It was already going to be a difficult offseason for Tampa Bay, and it got even harder on Sunday.
An offseason that was already going to be challenging for the Bucs got a lot more difficult on Sunday afternoon, with Pro Bowl left guard Ali Marpet announcing his retirement from the NFL at the age of 28.
Let’s first say that this is an admirable decision—and a tough one—for the Bucs’ 2015 second-round pick. Coming from Division III Hobart College, he played seven exceptional seasons with Tampa Bay and was one of the league’s most underrated linemen year in and year out. Now, he gets to go out in good health, on his own terms and with a Super Bowl ring and a Pro Bowl selection to his name.
There’s no question, though, that Marpet’s retirement is a surprising development that is going to seriously impact Tampa Bay’s offseason plans.
The team was already set to see right guard Alex Cappa and center Ryan Jensen hit free agency, with questionable chances that it would be able to bring either of them back. Now, with Marpet gone, do we see a ripple effect with Jason Licht’s priority list of the Bucs’ impending free agents? Does he now make more of an effort to re-sign Cappa or Jensen so that the offensive line isn’t replacing three starters? If the answer is yes, how does that impact a soon-to-be defensive free agent such as Jordan Whitehead? If your mind is already racing, buckle up, because the Bucs’ looming decisions don’t end there.
The Athletic’s Greg Auman tweeted that the Bucs won’t owe Marpet his $10 million salary in 2022, but some of that money—$7.2 million, to be exact—is dead cap space from previous restructuring.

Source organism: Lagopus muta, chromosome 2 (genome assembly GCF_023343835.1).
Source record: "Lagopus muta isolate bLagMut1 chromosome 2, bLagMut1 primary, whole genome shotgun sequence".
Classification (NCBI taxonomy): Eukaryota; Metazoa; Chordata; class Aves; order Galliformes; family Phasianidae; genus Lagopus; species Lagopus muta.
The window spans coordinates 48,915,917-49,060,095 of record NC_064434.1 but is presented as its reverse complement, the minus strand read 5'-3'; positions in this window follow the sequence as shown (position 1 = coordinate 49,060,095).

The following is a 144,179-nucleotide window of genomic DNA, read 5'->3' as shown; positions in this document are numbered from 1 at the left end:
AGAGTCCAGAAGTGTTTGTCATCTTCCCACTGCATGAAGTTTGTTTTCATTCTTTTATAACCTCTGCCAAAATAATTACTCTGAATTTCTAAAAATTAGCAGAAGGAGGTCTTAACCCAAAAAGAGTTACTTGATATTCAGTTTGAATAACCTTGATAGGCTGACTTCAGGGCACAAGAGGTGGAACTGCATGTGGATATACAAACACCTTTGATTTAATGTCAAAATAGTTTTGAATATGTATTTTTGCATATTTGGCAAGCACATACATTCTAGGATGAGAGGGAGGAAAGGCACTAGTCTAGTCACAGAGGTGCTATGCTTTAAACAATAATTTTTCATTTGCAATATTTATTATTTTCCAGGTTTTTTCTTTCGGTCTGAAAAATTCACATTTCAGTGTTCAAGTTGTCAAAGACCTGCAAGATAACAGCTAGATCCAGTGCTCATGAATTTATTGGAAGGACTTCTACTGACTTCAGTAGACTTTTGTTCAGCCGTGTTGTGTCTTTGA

Bucs gain some cap room, yes, but also have another starter to replace. They shed Marpet’s $10 million salary for 2022, but there’s about $7.2 million in dead cap from previous restructures. They can bump some of that to 2023 by processing the retirement as a post-June 1 move. https://t.co/piUnCNn60r
— Greg Auman (@gregauman) February 27, 2022
Now, as Auman says, the team could push some of that to 2023 by processing Marpet’s retirement after June 1. According to Spotrac, doing so would leave the Bucs with $2.7 million in dead cap this year and a $4.3 million dead hit in 2023, freeing up $10 million of cap space to use this offseason.
Ali Marpet retires with 2 yrs, $20.6M remaining on his contract. A Post June 1st process of this move leaves the #Bucs with dead hits of $2.7M in 2022, & $4.3M in 2023, freeing up $10M of cap space this year.
Marpet earned $37.4M across 7 seasons.https://t.co/N5kRGDQAPP
— Spotrac (@spotrac) February 27, 2022
But is that a move the Bucs should make?
The easy answer is yes, push that money and make it next year’s problem. But is it time for the front office to honestly assess whether or not the Bucs are in a spot to compete for the NFL’s top prize again in 2022?
Without Tom Brady, it was already going to be hard enough—especially when you consider the options in play to replace the Hall of Fame quarterback. The Bucs are in a position where they need to figure out who will play quarterback this year, but they also have key free agents like Chris Godwin and Carlton Davis to keep on board. The aforementioned free agents—Cappa, Jensen and Whitehead—would also be big losses, and we aren’t sure what Ndamukong Suh and Jason Pierre-Paul might decide about their respective futures. Add replacing Marpet—a guy who perennially played at an All-Pro level—into all of that and you have the recipe for more of a rebuild than a “win-now” situation.
This isn’t meant to be a “sky is falling” moment, but there has to be a reality check with Sunday’s news. A Buccaneer team potentially replacing 60% of its offensive line, another starter or two on defense and—oh yeah—Tom Brady surely isn’t going to be a Lombardi Trophy contender in 2022, right? Even in a weak NFC South, it’s hard to see it.
Maybe between this offseason and next, Tampa Bay pieces it back together, finds its new quarterback and is strong enough to make another run in 2023. Then again, after two years of astounding success, it’s understandable that the organization may be reluctant to close the Super Bowl window—even temporarily. Instead, the front office may do everything in its power to kick the can down the road again and go for it all in 2022. Whether or not that would be wise is up for debate.
One thing is for sure: No one should envy Licht and his staff. There was already a long list of questions to answer this offseason, and even more were added to it on Sunday.